ERIE COUNTY, NY— Summer weather means that people of all ages are cooling down in pools, ponds, lakes and streams. Swimming for recreation, relaxation or exercise is an inherently healthy activity, but swimming can also pose risks like injury, waterborne illness and drowning.
Erie County Executive Mark Poloncarz and Commissioner of Health Dr. Gale Burstein shared safe swimming tips and current public swimming pool requirements at a press conference on Monday, July 17.
In terms of public swimming pool requirements, the popularity of private pool rental apps like Swimply that allow property owners to rent their indoor or outdoor pool or hot tub to the public by the hour has raised concerns among county health officials. Public swimming pool operators are required to comply with certain engineering, maintenance, hygiene and supervision standards. Erie County Department of Health (ECDOH) public health sanitarians conduct rigorous engineering reviews of public swimming pools, issue permits when appropriate and periodically inspect these facilities.
“Property owners who rent their pools to the public are putting those swimmers at risk,” said County Executive Poloncarz. “And residents who choose to rent these private pools are putting themselves and their guests at risk, too. The last thing we want to see is a catastrophic injury or drowning related to one of these unregulated, potentially unsafe swimming pools.”
“Staying cool and staying safe should go hand-in-hand in the summer,” said Dr. Burstein. “If you are considering offering your pool for rent, or renting an uninspected pool, we urge you to reconsider. The safety and liability risks are not worth the benefits. There are safe public pool options, spray parks, beaches and other places to swim and enjoy the cool water.”
Improperly treated and disinfected pools can lead to disease transmission and chemical reactions. If no restroom is available for the use by swimmers and guests, there are concerns for human waste to be left in or around the pool areas. Engineering requirements are intended to ensure that provisions are in place to reduce the risk of injury. Lifeguard requirements, signage and safety plans are in place to ensure adequate supervision. Generally, a backyard swimming pool or indoor pool at a private residence would not meet public swimming pool standards.
Individuals who rent their private swimming pool to the public without a permit are violating state sanitary code and putting themselves at risk of penalties/fines. New York State allows penalties of up to $2,000 per violation. Complaints about swimming pools operating without a permit can be sent to the Erie County Department of Health Division of Environmental Health at (716) 961-6800. Property owners who would like more information about pursuing a public swimming pool permit can also call (716) 961-6800.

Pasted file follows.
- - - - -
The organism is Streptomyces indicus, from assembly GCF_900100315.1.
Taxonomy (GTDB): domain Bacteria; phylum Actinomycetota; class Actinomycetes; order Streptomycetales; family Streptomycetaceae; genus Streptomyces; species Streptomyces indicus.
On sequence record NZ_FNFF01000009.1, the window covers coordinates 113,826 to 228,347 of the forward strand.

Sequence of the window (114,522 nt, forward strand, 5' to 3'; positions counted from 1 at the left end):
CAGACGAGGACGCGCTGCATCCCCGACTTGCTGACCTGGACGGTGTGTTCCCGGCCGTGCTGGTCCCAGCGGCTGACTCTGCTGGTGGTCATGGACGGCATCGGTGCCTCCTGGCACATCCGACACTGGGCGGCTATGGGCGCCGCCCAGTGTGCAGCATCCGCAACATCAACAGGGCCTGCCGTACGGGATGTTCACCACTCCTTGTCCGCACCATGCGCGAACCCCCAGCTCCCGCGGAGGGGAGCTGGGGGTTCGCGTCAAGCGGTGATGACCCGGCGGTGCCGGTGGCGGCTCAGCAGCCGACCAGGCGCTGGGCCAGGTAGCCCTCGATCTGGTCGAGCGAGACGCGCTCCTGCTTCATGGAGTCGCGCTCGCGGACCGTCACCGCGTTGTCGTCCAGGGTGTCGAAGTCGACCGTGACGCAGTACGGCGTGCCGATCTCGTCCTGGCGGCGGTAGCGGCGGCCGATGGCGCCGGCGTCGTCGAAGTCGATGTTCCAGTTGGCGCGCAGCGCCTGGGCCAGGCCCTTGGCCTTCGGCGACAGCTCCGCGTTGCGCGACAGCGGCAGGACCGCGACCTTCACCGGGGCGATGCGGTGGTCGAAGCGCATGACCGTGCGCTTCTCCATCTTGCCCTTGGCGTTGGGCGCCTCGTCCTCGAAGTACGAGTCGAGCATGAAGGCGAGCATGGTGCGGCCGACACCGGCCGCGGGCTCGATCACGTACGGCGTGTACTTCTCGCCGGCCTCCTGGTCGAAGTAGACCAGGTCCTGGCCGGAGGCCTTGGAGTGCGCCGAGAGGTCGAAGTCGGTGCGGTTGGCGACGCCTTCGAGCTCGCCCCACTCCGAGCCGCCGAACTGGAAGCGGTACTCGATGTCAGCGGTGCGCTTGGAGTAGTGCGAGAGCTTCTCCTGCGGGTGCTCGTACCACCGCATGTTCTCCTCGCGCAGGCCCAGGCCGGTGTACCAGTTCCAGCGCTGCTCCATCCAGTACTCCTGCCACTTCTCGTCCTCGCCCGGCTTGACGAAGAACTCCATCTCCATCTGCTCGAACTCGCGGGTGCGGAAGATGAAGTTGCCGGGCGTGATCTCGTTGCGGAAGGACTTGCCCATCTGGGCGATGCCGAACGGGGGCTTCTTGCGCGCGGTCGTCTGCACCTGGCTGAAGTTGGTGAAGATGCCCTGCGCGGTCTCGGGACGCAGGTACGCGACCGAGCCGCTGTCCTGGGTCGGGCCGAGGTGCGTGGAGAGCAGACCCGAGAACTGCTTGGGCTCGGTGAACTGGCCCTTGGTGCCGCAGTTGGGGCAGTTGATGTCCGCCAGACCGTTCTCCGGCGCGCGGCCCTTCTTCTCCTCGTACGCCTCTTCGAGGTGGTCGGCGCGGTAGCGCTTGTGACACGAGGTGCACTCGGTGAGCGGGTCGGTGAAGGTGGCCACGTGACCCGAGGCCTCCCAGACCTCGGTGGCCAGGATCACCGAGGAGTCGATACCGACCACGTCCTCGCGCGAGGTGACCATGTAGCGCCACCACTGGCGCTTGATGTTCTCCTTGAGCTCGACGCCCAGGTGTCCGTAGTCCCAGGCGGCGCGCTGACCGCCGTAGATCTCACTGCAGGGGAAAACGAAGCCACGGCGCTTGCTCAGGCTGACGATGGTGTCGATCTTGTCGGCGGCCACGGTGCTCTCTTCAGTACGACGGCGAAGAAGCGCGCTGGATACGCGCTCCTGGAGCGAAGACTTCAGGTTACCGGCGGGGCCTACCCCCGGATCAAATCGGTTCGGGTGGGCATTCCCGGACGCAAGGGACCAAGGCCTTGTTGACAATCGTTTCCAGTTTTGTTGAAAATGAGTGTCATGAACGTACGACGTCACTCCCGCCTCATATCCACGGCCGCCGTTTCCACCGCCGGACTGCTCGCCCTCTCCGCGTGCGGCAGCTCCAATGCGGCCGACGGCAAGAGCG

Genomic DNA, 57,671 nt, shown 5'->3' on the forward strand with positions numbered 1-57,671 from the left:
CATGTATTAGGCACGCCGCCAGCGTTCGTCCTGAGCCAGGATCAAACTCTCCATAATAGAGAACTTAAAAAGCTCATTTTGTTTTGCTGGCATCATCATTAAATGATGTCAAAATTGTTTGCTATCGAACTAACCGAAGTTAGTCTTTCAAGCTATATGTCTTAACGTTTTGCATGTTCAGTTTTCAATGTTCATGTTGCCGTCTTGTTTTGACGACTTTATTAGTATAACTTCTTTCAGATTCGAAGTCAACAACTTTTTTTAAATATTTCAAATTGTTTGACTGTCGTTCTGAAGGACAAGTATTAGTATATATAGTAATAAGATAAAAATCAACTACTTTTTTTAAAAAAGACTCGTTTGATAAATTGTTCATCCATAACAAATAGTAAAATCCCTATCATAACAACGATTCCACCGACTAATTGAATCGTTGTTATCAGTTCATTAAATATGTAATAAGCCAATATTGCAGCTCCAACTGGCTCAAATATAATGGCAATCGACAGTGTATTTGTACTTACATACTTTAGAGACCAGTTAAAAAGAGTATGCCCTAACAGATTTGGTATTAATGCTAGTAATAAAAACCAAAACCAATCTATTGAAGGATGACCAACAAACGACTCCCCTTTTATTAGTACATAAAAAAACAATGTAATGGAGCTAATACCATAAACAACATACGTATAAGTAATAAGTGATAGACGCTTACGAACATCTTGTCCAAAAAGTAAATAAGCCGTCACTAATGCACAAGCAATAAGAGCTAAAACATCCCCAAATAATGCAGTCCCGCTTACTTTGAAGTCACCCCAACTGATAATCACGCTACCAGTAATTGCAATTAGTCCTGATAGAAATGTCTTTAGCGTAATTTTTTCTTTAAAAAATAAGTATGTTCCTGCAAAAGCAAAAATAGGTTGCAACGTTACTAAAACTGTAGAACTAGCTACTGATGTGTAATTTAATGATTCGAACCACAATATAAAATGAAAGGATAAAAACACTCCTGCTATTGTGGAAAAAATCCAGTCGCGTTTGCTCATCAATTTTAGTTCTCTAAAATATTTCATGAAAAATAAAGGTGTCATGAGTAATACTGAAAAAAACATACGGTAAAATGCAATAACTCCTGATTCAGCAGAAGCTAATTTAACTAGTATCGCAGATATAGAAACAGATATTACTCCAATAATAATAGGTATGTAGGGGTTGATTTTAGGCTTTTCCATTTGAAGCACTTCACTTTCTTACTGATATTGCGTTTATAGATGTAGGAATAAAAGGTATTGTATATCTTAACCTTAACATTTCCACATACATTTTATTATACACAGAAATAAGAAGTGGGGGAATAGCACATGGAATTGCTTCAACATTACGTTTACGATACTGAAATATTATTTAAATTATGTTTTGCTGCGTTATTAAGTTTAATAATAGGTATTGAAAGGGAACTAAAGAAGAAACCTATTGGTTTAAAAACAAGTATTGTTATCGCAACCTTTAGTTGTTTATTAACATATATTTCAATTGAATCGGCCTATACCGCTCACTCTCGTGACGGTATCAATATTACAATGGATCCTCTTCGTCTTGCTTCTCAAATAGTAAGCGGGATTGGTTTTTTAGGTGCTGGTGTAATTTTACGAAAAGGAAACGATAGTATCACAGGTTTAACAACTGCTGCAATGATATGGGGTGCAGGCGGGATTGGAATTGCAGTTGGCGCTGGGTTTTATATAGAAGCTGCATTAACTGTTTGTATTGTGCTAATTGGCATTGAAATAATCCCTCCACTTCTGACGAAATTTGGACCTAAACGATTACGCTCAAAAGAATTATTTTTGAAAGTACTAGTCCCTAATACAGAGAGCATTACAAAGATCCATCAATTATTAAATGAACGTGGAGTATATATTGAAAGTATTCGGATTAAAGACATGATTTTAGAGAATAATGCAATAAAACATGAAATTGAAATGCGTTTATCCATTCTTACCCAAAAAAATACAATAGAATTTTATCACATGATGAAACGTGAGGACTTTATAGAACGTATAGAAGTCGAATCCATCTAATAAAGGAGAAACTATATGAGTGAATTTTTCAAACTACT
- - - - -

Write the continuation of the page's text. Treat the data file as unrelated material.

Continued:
Major swimming hazards include injury, illness and drowning. To prevent waterborne illness and chemical exposures, pool owners should keep equipment like pumps in good working order, and test pool chlorine content regularly.
The New York State Department of Health has these recommendations for swimmers to avoid illness:
• Avoid swimming in water that is cloudy or discolored.
• Avoid swallowing water when swimming.
• Wash your hands after swimming and playing in the sand, especially before eating.
• Don’t pee or poop in the water.
• Stay out of the water if you are sick with diarrhea.
• Stay out of the water if you have an open cut or wound.
Drownings are preventable and can happen in just seconds. More children ages 1-4 years die from drowning than any other cause except birth defects. Further, most drownings in this age group happen in home swimming pools. Swimmers or divers who survive a drowning or head or spinal injury can have permanent neurological and physical disabilities.
The American Academy of Pediatrics (AAP) offers these precautions against injury and drowning:
• Assign a water watcher to watch all children swimming or playing in or NEAR water even if the children know how to swim. This person should be 100% focused on supervising swimmers, should not be under the influence of drugs or alcohol, and should put down his or her cell phone
• Life jackets: Put your child in a properly fitted US Coast Guard approved life jacket when around or near water, such as when visiting a home with a pool.
• Swim lessons. The AAP recommends swim lessons as a layer of protection against drowning that can begin for many children starting at age 1. Learn more here.
• CPR training. Parents, caregivers, and pool owners should know CPR and how to get emergency help. Keep equipment approved by the U.S. Coast Guard, such as life preservers and life jackets at poolside. See erie.gov/cpr
• Check the water first. If a child is missing, look for him or her in the pool or spa first. This is especially important if your child is prone to wandering.
• Erie County Department of Health (ECDOH)
• Erie County, Stay Cool – Places to Stay Cool: Call ahead for hours/availability.
• ECDOH, Office of Health Equity, Let’s Get Ready for Summer Heat newsletters:
• Centers for Disease Control and Prevention, Healthy Swimming
• American Academy of Pediatrics, Healthy Children – Drowning Prevention
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